Saturday, January 9, 2010

It’s an Odd World Out There

The other day a friend of mine pointed out that we humans spend most of our lives trying to make sense out of things that defy rationalization. It's our little way of trying to assert some control over our inherently uncontrollable lives. I'd never thought about it that way before, but I guess I have to agree. The need to make sense of things would seem to explain everything from science to Hollywood's happy endings.

Of course nothing makes less sense, and defies rationalization more, than the world of animal agriculture and meat eating. The craziness of it, and the way we vegetarians relate to it, never ceases to amaze me. Here are some of the things I've seen in the last few weeks that have left me dumbfounded.

If we call it "organic" it's sure to sell

In a move that is sure to take the motoring world by storm, the automaker Audi has announced that all the leather they use in their cars is "organically tanned." But what does that mean, exactly? Do they just put their leather seats out in the sun? Is "organically-tanned" leather supposed to be safer or more environmentally-friendly than the pesticide-laden leather other car makers presumably use? Wouldn't Audi's efforts be better spent just making cars that get decent gas mileage? If automobiles are going "organic," will microwave ovens and toilet paper be next?

If we call it "free-range" it's sure to sell

In North Carolina, money from the tobacco settlement is funding the raising of "free range pork." I'm not sure what the connection is between tobacco and meat (other than they are both unhealthy and addictive as all get out), but I suppose one good vice always supports another. In any event, farmers say that consumers prefer the taste of this meat because of greater "intramuscular fat" than on factory-farmed animals.

It should be noted that these are rich farmers. Supposedly, demand for the "free range pork" is so strong they can make a profit of $2,200 per hog. (Wow! I somehow don't think their primary motivation here is ethical.) There's a lot more money to be made in meat than in tobacco these days.

Just in time for the summer barbecue season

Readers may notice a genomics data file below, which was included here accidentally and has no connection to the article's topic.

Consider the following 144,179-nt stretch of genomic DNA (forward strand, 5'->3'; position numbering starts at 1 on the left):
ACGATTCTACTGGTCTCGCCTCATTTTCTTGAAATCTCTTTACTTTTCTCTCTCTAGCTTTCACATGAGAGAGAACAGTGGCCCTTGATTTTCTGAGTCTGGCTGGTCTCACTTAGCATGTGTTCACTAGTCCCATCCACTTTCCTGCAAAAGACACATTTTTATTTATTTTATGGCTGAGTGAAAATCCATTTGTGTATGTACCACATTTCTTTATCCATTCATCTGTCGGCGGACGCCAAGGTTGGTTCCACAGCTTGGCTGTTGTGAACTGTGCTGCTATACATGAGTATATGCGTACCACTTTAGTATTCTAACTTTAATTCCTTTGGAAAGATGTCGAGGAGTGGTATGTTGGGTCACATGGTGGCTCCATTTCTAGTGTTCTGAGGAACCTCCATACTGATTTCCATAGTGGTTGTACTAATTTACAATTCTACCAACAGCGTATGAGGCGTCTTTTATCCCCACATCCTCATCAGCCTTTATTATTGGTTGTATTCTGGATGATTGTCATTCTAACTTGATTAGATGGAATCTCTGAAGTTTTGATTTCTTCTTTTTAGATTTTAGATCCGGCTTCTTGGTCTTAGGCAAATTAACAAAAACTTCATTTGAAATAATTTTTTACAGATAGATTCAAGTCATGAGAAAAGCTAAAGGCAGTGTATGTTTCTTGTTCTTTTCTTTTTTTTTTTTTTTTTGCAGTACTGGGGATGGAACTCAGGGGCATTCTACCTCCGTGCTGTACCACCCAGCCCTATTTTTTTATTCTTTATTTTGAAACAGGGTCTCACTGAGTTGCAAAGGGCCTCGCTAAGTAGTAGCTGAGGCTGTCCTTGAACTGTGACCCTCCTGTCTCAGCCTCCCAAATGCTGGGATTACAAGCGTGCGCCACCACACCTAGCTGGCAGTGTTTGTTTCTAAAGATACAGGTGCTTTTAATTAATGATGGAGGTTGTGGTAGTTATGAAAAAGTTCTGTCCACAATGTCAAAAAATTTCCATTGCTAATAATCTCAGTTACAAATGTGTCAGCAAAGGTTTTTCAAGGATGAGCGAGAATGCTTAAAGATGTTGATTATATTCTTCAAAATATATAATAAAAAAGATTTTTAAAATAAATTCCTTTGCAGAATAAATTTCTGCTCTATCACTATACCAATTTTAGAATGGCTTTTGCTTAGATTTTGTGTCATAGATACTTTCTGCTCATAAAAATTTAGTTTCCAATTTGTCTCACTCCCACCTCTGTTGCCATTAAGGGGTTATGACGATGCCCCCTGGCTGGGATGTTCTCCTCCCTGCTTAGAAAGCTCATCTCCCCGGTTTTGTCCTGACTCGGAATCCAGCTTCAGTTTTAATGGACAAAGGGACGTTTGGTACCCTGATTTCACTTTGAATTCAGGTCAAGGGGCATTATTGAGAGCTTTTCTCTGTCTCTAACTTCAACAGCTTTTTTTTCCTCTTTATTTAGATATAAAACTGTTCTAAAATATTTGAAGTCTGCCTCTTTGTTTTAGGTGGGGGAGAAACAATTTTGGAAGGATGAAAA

Ingrid Newkirk, the president of People for the Ethical Treatment of Animals, has drawn up a most unusual will. Upon her death she asks that her flesh be barbecued and her skin used to make leather products, all in protest of the way humans treat animals. She also wants her liver to be vacuum-packed and sent to France as a foie gras protest, and her feet to be removed and made into umbrella stands in a mockery of what we do to elephants.

I personally think Ms. Newkirk's plan is incredibly imaginative and fun. (While I'll pass on the barbecue, I'd be proud to have one of her feet next to my front door!) But I just can't imagine stuffy meat-eaters and other animal abusers appreciating the humor in this. I can just see Mr. Meat-Eater now, rolling his eyes when he reads about this at breakfast. ("Look at this Marge…another one of those animal rights fanatics wants to be an umbrella stand.")

Maybe we should all have wills like this. I'm sure Hormel would be delighted to get into the human "foie gras" business—especially if it's as profitable as "free range pork."

Mad dogs and Canadians

Canada's discovery of its first cow infected with mad cow disease made big headlines, got plenty of TV news coverage, and sent many US stocks tumbling. The Canadian government made extraordinary efforts to ensure that the public's food supply wouldn't be tainted. Unfortunately, the governmental bureaucracy was no match for the profit-hungry meat industry. Would this "downer of all downer" cows go to waste instead of profit? No! The cow was "processed" into dog food that was subsequently shipped to the United States.

Things we don't need science to explain

Signaling a major step forward in the advancement of human knowledge, a study at Edinburgh University and the neighboring Roslin Institute subjected fish to bee stings on their lips and concluded that fish can experience pain. While animal rights supporters found this conclusion to be rather obvious (Well, duh!), fisherpersons "carped" at the idea. A biologist for Britain's National Angling Alliance expressed the opinion that fish "literally do not have the brains" to feel pain. (A spokesfish for the test subjects countered that anyone who thinks it's fun to stand for hours waist-deep in a freezing stream doesn't have the brains a fish is born with.)

It's what we say, not what we do, that counts

Yogurt and ice cream maker Stonyfield Farm advertises that it "celebrates strong women." Next fall it is sponsoring the "Strong Woman Summit" with celebrities like Erin Brockovich. When the irony was pointed out to the Stonyfield farmers that their products only exist because of the rape of females of another species, they declined to comment. Surprise, surprise.

It's a strange world out there, and nobody's explaining it.

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